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Tuesday, April 30, 2019

When Doing Something Wrong, Goes Right: Author Interview with T E Kinsey

What made you decide to write your first novel?
I’ve dabbled with writing fiction all my adult life, so I actually don’t remember what made me decide to write – it was too long ago. What made me decide to finish writing a novel was the knowledge that thanks to the miracles of the modern world I would be able to get it out there for people to read.

I grew up knowing for absolute certain that getting a book published was impossible, it just wasn’t the sort of thing that people like me were able to do. But by the time I wrote the first Lady Hardcastle stories in 2014, self-publishing was properly established and properly respectable. It was entirely without risk and was an excellent way to find readers on my own terms.

How long did it take you to write your first book? 
The first book was originally a collection of four “episodes” (they were longer than short stories but shorter than novellas and four of them filled a book). They took me six months to write.

How many rewrites did you do on it?
I didn’t rewrite anything except for little tweaks here and there for style before I published. The second book was more of the same. It wasn’t until I signed with Thomas & Mercer at the beginning of 2016 that I thought of rewriting them, but then only to turn the “short” stories into novels (we did some cunning stuff to weave stories together to make a single narrative).

Are you active with any writing critique groups? 
I’m afraid I’m too self-conscious to join a writing group and don’t show work-in-progress to anyone, but I do read mostly thrillers and mysteries.

When I asked you about doing an interview, you said you did everything wrong. However, you’re now published your fifth book. So, you must be doing something right.  
When I say I did everything wrong, I genuinely mean it. I didn’t do any marketing. Or promotion (beyond the few tools offered by KDP). I didn’t hire an editor. I didn’t seek anyone’s advice at all. I just wrote what it entertained me to write, hit the Publish button and got on with writing the next thing. I’m pretty sure this isn’t the preferred path to success.

Did you ever want to give up on writing and getting it published?
I was never in a position to have to think about giving up on getting the books published because I never tried. Self-publishing was always Plan A. I didn’t approach any agents (I have a publisher now and they’ve bought six books from me… but I still don’t have an agent). I didn’t approach any publishers, either. I wrote my books for fun and let them do their own thing once they were out in the wild.

What was that process like? 
The original version of A Quiet Life in the Country (the “four episodes” one) was published in October 2014. The Spirit Is Willing (four more episodes) followed it in July 2015. They started doing properly well in August and September that year and that’s when they were spotted by a commissioning editor at Thomas & Mercer (an Amazon Publishing imprint).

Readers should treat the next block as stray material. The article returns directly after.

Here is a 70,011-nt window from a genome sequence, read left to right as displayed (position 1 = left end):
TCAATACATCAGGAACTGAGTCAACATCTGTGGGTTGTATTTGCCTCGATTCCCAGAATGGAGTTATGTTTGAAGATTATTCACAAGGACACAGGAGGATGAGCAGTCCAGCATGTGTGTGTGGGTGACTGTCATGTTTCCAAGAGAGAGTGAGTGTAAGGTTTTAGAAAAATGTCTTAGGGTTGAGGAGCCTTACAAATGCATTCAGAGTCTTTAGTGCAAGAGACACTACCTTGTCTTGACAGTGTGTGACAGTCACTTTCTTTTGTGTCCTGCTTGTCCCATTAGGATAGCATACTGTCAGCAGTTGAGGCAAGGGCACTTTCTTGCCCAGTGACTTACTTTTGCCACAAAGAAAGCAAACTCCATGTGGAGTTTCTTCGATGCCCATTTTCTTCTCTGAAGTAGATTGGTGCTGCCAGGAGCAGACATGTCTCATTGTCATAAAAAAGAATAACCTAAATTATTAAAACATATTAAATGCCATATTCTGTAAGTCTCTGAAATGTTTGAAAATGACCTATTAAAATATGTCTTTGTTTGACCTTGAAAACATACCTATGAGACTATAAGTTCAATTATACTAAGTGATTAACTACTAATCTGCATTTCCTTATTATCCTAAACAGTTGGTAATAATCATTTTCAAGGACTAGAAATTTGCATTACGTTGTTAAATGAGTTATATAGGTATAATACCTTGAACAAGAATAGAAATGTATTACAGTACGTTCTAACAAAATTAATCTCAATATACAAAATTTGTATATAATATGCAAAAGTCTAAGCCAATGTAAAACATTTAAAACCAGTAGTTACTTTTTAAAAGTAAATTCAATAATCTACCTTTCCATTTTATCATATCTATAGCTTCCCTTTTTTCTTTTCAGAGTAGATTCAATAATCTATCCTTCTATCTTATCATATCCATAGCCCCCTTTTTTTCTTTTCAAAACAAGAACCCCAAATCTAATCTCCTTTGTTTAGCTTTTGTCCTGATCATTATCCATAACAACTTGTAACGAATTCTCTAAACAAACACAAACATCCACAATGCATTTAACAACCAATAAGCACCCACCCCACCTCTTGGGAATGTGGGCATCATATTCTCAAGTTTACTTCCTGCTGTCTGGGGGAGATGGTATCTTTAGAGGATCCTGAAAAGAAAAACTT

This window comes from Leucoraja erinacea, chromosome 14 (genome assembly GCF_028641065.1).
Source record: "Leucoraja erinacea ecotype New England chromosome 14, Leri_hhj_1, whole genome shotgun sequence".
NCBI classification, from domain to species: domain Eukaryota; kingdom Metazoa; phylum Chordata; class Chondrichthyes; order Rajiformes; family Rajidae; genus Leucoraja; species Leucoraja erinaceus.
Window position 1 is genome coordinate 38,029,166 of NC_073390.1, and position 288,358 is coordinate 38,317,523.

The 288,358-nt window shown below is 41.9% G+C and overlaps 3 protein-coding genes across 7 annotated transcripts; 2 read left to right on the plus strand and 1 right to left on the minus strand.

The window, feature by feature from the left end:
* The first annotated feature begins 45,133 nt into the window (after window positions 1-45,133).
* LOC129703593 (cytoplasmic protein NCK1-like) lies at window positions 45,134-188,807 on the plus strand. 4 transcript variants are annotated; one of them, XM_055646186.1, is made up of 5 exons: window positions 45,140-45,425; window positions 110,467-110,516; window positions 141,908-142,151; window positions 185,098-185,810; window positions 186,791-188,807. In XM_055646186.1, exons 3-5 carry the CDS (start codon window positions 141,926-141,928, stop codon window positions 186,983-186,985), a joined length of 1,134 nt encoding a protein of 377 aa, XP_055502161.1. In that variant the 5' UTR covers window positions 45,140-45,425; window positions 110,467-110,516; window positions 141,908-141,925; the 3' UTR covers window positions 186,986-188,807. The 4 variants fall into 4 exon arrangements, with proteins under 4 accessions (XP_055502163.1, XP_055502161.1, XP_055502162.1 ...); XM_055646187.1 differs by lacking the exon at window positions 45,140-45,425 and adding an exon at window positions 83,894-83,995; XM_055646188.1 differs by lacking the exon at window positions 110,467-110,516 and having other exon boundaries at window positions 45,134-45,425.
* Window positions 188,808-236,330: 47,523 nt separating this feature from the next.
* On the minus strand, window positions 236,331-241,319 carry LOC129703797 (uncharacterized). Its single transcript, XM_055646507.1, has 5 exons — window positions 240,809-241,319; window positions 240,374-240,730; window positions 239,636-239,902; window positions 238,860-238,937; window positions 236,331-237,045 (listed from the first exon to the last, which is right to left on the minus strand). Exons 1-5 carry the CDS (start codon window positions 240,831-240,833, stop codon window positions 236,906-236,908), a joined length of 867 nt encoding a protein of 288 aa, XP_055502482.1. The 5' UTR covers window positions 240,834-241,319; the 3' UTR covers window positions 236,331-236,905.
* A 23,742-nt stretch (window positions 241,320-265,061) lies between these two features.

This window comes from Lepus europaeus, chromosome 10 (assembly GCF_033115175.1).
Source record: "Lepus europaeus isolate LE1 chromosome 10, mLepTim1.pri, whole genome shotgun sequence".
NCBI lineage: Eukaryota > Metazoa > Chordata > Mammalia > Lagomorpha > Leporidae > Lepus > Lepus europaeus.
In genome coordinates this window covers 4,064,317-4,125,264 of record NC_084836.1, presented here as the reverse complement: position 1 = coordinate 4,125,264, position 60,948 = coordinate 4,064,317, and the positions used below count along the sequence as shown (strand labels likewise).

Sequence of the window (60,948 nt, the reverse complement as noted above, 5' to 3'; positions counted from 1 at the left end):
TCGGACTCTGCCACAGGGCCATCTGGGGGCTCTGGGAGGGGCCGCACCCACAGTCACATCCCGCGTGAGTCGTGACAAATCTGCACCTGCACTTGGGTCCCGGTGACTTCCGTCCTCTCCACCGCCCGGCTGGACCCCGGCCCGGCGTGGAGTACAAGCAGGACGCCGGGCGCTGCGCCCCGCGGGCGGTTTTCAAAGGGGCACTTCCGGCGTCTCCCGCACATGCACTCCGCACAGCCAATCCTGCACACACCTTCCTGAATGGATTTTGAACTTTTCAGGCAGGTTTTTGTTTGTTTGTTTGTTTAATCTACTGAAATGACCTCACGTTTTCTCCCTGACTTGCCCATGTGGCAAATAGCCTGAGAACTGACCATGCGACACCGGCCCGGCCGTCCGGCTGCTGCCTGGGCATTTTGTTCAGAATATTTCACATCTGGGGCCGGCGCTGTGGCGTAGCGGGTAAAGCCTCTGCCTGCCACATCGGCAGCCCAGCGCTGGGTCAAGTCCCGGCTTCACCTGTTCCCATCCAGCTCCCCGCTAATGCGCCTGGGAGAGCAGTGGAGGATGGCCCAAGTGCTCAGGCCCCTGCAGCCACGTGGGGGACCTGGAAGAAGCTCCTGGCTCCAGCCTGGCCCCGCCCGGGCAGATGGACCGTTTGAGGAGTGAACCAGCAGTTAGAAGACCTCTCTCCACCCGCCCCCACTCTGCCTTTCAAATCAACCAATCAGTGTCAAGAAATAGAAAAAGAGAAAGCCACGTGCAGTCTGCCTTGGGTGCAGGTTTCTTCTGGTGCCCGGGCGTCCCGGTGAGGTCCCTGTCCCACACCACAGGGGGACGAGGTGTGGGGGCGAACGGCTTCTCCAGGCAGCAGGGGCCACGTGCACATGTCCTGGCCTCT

She contacted me at the end of November and by the middle of December, we’d signed a three-book deal: re-writes of the first two books to turn them into novels, and a third book which was already underway. These became A Quiet Life in the Country, In the Market for Murder, and Death Around the Bend.

So, for me, the “process” was “writing for fun while getting on with enjoying my day job, then suddenly receiving an email from a publisher out of the blue”. Like I said – I didn’t do anything right. 

What is the hardest part of writing for you? 
This is going to sound smug and awful, but I don’t actually find any of it hard. That’s not to say I think I’m brilliant at it, I just don’t find any of it bothersome or unpleasant. The bit I didn’t intuitively understand was plot structure, so I went out of my way to study that, but it turns out it’s not magic at all. 

Again, I’m probably doing it wrong. I follow lots of authors on Twitter and “struggle” seems to be a common theme whenever they talk about what they’re up to. I’m convinced I’m missing something.

Why did you choose the early 1900’s for your mysteries? 
The Lady Hardcastle series has to be set in the 1900s. The characters came before the books – they were developed for another project – and they only work if they live their lives before World War I. The original intention was to explore the relationship between employer and servant when there was only one of each and they were in a situation where they relied on each other for survival. Would the class barrier break down? So, they had to be Victorian or Edwardian and they had to be women (social taboos mean that Englishmen can never show affection for each other, no matter how close their friendship). 

I never did anything with that original idea, but when I came to write a murder mystery, I had a ready-made detective and sidekick, complete with a historical setting. 

Wouldn’t research be easier if you did contemporary novels?

Research is never a burden. I was a magazine journalist before I was a mystery writer, and I was a history student before that. Research is kind of what I do. There’s a sense, too, in which writing contemporary fiction needs just as much work if you want to make it feel “right,” don’t you think?